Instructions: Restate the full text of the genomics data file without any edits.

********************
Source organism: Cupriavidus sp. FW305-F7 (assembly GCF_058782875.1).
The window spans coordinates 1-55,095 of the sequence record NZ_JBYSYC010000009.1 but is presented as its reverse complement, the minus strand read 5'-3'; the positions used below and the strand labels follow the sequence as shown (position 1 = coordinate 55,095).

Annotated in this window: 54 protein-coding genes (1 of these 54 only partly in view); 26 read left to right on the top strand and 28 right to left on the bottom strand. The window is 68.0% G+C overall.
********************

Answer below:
Source organism: Cupriavidus sp. FW305-F7 (assembly GCF_058782875.1).
The window spans coordinates 1-55,095 of the sequence record NZ_JBYSYC010000009.1 but is presented as its reverse complement, the minus strand read 5'-3'; the positions used below and the strand labels follow the sequence as shown (position 1 = coordinate 55,095).

Annotated in this window: 54 protein-coding genes (1 of these 54 only partly in view); 26 read left to right on the top strand and 28 right to left on the bottom strand. The window is 68.0% G+C overall.